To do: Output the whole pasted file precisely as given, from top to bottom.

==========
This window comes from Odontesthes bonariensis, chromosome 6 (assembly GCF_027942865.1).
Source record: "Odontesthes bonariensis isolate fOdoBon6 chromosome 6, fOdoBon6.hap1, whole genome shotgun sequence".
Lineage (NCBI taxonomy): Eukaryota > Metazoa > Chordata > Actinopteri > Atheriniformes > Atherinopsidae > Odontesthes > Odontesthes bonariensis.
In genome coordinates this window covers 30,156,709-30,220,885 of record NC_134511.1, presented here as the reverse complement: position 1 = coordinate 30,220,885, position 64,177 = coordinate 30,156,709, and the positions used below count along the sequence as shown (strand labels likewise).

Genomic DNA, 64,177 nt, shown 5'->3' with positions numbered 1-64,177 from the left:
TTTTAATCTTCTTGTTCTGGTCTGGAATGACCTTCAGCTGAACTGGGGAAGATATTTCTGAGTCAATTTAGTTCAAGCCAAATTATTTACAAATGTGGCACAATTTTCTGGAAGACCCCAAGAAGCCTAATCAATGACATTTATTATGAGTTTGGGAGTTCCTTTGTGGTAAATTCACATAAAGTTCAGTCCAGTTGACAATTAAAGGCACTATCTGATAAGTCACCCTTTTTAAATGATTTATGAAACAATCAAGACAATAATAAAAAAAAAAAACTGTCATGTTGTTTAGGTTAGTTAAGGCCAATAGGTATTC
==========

This window comes from Odontesthes bonariensis, chromosome 6 (assembly GCF_027942865.1).
Source record: "Odontesthes bonariensis isolate fOdoBon6 chromosome 6, fOdoBon6.hap1, whole genome shotgun sequence".
Lineage (NCBI taxonomy): Eukaryota > Metazoa > Chordata > Actinopteri > Atheriniformes > Atherinopsidae > Odontesthes > Odontesthes bonariensis.
In genome coordinates this window covers 30,156,709-30,220,885 of record NC_134511.1, presented here as the reverse complement: position 1 = coordinate 30,220,885, position 64,177 = coordinate 30,156,709, and the positions used below count along the sequence as shown (strand labels likewise).

Genomic DNA, 64,177 nt, shown 5'->3' with positions numbered 1-64,177 from the left:
TTTTAATCTTCTTGTTCTGGTCTGGAATGACCTTCAGCTGAACTGGGGAAGATATTTCTGAGTCAATTTAGTTCAAGCCAAATTATTTACAAATGTGGCACAATTTTCTGGAAGACCCCAAGAAGCCTAATCAATGACATTTATTATGAGTTTGGGAGTTCCTTTGTGGTAAATTCACATAAAGTTCAGTCCAGTTGACAATTAAAGGCACTATCTGATAAGTCACCCTTTTTAAATGATTTATGAAACAATCAAGACAATAATAAAAAAAAAAAACTGTCATGTTGTTTAGGTTAGTTAAGGCCAATAGGTATTC